One big game down, one big game to go.
Latest college sports stories
- The Latest: Ezekiel Elliott keeps the crop-top going in NFL
- L.A. Story: QB Goff goes to Los Angeles Rams with No. 1 pick
- NCAA scraps ban on satellite camps; recruiting under study
- Bill Tilden: A US tennis hero, but with a morals clause
- NCAA Division I Board of Directors rescinds ban on Football Bowl Subdivision satellite camps
The Huskies' 88th win in a row tied the Division I record set by John Wooden's UCLA men's teams of the early 1970s. Connecticut will attempt to break it Tuesday night against No. 15 Florida State in Hartford.
Tiffany Hayes scored 26 points and two-time national player of the year Maya Moore had 22 points and five assists for UConn in a nationally televised game played in front of 15,232 fans, a Garden record for a women's college basketball game.
"It's kind of mind-boggling,'' Moore said. "We know it's something special, but it's tough to take in the reality of what is going on.''
What is going on is that Connecticut is being compared to Wooden's UCLA teams, which won 10 national titles. After the game, Ohio State coach Jim Foster said he believes the women's game is at about the same point in its development that the men's game was when UCLA was so dominant.
"The winning streak forces those who have no interest to have an interest in women's basketball,'' Foster said. "It brings discussion into a game that sort of needs it.''
One thing that isn't up for discussion is the fact that there appears to be a vast divide between the Connecticut program and the rest of the NCAA field.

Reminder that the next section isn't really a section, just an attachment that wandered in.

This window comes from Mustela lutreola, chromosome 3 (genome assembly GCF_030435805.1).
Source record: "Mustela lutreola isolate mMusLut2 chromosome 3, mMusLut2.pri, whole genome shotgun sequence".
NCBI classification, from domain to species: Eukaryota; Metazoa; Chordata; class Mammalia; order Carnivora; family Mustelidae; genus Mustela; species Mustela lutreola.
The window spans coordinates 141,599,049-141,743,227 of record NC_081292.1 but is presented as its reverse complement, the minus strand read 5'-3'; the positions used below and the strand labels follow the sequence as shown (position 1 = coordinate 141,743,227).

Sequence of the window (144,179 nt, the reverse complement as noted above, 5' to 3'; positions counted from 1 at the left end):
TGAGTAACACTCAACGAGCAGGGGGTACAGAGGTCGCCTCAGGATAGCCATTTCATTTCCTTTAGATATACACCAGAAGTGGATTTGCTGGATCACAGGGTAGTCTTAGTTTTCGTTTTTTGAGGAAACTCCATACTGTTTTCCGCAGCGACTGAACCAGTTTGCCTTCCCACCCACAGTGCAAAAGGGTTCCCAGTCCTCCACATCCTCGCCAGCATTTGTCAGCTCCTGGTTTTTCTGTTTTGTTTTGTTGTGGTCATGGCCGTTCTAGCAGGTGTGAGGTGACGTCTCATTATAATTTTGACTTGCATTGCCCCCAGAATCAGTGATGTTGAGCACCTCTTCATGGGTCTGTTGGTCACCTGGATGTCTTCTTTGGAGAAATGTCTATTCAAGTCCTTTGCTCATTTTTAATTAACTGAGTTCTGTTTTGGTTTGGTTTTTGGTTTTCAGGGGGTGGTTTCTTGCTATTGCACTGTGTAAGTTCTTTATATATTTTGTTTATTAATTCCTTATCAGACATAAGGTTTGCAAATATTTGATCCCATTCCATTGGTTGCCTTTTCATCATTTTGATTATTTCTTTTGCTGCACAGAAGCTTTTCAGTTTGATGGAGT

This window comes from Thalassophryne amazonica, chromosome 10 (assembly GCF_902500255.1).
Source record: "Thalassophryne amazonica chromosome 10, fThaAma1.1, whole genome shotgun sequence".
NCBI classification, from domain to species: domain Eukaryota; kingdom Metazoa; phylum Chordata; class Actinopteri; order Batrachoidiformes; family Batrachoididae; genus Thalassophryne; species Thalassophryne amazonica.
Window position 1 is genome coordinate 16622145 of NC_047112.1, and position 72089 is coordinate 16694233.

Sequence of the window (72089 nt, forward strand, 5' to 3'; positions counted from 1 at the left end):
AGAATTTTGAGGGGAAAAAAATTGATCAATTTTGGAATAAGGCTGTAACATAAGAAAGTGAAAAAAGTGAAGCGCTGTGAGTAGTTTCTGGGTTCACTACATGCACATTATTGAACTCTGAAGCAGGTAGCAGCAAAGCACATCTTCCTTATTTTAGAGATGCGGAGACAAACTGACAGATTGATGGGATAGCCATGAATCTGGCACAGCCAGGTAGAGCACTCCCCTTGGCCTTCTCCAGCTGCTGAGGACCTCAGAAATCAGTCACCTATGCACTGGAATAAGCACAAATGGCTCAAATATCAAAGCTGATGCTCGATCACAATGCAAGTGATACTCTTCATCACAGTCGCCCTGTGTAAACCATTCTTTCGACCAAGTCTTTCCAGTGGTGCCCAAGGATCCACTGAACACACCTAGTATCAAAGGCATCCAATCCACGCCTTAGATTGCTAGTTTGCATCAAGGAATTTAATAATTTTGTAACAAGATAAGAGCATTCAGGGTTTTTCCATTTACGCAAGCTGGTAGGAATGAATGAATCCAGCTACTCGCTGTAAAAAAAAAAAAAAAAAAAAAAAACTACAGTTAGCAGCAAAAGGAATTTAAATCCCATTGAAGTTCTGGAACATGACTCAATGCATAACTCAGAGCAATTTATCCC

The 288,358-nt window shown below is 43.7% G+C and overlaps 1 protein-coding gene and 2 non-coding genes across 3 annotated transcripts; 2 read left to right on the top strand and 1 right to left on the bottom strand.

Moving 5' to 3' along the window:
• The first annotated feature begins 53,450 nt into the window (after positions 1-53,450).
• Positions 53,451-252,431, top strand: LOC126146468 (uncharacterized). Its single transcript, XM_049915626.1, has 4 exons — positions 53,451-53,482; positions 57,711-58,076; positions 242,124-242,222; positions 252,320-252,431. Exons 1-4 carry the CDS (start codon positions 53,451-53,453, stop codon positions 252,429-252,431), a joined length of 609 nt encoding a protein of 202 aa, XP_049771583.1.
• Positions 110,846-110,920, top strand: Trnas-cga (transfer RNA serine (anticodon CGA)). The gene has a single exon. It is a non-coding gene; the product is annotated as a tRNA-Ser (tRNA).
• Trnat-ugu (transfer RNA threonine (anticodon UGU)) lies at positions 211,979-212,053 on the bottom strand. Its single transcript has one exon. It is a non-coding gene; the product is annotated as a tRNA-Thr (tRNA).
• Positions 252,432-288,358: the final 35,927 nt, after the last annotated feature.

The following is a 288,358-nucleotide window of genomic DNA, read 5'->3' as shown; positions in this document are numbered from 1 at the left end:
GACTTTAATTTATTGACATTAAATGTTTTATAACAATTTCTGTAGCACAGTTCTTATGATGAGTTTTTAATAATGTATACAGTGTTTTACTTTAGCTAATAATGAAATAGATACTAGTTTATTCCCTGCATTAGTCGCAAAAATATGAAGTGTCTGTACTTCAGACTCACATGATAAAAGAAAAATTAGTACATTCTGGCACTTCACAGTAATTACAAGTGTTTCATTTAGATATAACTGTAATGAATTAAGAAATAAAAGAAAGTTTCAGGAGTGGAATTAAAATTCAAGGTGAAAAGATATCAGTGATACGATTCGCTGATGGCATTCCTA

UConn freshman point guard Bria Hartley (North Babylon) had 13 points and five assists in winning her battle with Ohio State junior point guard Samantha Prahalis (Commack). Prahalis shot 2-for-17 and was held to seven points and four assists. All-American center Jantel Lavender also struggled, scoring 14 points and shooting 7-for-21 for the Buckeyes.
Coach Geno Auriemma has tried to downplay the streak in the past, but before the game, he made a point of letting his players know exactly what kind of opportunity awaited them.
"You don't stumble and bumble into history,'' Auriemma said. "You don't accidentally fall into the history books. You have to do it the right way if you want to get there. It would have been stupid for me not to remind them of this.''
Ohio State (8-2) looked fired up at the start, hitting three-pointers for a 6-0 lead. But Connecticut (10-0), fueled by nine straight points by Hayes, scored the next 13 points to take the lead for good. A 19-6 run gave the Huskies a 38-21 lead, and Ohio State never threatened after that.
Auriemma seemed to welcome the comparison with Wooden's record-setting teams, saying: "If you look at what UCLA was running 37 years ago, you'll see the same stuff. I think the one thing we really have in common is that we settle for nothing less than the absolute best.''
In the run, which began with the season opener in 2008-09, the Huskies have an average margin of 33 points a game. They are 30-0 against ranked opponents and 16-0 against those in the top 10. Only two games have been decided by fewer than 10 points.
In last season's national championship game, the Huskies beat Stanford, 53-47. And the streak might have ended Nov. 16 if Hartley hadn't scored eight points in the final four minutes in a 65-64 victory over Baylor.
In the first game of the Maggie Dixon Classic, Texas A&M defeated Rutgers, 79-50.